The next time you see your friendly neighborhood police officer, state trooper or sheriff's deputy out on patrol in your neighborhood, note that they may not just be on the lookout for crime: they could also be gathering data from your license plate.
The Center for Investigative Reporting has a new story that details just how prevalent so-called license plate readers are becoming among law enforcement officers in California. The book-sized devices "can log thousands of license plates in an eight-hour patrol shift," the story says. At least 32 agencies in the Bay Area use them, as do multiple other cities and counties in Northern California.
So how is this different from the statewide database that already lists who has what plate? Because it's being gathered up by the officers themselves, and then fed to regional "fusion centers" designed to share information with fellow local, state and federal authorities.
This has led to concerns among some that "the government is collecting huge amounts of data on people who have done nothing wrong," the story says. The information gets rather detailed, and some are worried that the technology allows police to track people.
[San Leandro resident Michael] Katz-Lacabe, who was featured in a Wall Street Journal story last year, said he believes the records of his movements are too revealing for someone who has done nothing wrong. With the technology, he said, “you can tell who your friends are, who you hang out with, where you go to church, whether you’ve been to a political meeting.”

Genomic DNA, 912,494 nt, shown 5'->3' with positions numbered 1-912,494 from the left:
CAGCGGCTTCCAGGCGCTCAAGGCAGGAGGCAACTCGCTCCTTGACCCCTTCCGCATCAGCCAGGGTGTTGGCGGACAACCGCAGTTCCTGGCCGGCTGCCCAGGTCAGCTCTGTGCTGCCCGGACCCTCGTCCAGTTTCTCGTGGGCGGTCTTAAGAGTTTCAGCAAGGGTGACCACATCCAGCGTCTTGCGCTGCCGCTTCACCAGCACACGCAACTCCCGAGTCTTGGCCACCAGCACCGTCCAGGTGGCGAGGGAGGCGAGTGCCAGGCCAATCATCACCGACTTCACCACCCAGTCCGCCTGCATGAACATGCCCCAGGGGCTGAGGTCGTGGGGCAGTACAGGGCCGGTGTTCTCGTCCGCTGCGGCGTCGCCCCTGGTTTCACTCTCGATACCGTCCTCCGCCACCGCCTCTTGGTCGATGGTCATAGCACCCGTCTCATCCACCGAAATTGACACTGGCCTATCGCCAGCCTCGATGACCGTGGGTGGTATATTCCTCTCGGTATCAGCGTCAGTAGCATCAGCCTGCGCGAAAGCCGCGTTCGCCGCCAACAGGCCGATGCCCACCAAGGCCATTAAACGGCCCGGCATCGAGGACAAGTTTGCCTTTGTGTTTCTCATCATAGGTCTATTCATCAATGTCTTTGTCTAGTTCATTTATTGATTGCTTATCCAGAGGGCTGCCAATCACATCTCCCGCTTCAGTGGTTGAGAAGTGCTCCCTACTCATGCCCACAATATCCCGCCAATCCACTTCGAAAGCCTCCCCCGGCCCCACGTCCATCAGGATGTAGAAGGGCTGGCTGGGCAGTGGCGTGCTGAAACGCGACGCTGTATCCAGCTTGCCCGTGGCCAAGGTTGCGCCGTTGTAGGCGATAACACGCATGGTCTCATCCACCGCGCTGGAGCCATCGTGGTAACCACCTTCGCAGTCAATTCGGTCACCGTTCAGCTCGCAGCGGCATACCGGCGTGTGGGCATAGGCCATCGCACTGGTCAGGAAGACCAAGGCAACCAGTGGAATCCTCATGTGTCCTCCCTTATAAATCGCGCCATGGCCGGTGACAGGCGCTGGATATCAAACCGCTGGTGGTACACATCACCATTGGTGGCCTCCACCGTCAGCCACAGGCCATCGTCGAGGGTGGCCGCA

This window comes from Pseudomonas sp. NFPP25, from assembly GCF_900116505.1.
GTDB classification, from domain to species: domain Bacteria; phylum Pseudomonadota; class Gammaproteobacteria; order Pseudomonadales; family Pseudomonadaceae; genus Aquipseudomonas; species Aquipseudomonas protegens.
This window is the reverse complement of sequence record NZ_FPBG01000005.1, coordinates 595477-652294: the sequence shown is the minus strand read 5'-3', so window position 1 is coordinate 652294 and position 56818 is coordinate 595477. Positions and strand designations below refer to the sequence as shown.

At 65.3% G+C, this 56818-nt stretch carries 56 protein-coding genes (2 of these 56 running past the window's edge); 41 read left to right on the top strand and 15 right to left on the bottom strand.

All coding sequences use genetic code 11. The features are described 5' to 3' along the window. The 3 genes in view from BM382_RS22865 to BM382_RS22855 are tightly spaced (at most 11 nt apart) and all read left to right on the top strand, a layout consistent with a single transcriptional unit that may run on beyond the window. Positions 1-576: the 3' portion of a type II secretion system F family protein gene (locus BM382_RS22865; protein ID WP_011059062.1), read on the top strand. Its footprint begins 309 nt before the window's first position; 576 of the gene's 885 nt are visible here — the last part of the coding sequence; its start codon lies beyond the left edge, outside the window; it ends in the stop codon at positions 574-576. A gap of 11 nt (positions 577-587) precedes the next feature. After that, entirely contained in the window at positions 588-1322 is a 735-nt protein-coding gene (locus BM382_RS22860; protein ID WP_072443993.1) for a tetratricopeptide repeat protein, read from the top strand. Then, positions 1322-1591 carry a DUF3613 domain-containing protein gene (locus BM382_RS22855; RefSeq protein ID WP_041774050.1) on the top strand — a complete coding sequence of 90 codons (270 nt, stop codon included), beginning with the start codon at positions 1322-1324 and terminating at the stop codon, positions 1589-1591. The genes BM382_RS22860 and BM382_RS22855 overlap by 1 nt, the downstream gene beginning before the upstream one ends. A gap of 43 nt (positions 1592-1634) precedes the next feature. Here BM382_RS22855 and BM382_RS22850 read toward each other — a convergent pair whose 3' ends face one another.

[...] In San Diego, 13 federal and local law enforcement agencies have compiled more than 36 million license-plate scans in a regional database since 2010 with the help of federal homeland security grants. The San Diego Association of Governments maintains the database. Unlike the Northern California database, which retains the data for between one and two years, the San Diego system retains license-plate information indefinitely.
“License-plate data is clearly identifiable to specific individuals,” said Lee Tien, a senior staff attorney at the Electronic Frontier Foundation. “This is like having your barcode tracked.”
Kind of scary, right? But maybe not all that surprising given the recent revelations of just how prevalent our domestic surveillance apparatus has become in recent years. In fact, Palantir, one of the startup companies linked to the PRISM scandal, constructed the license plate data for the the Northern California Regional Intelligence Center.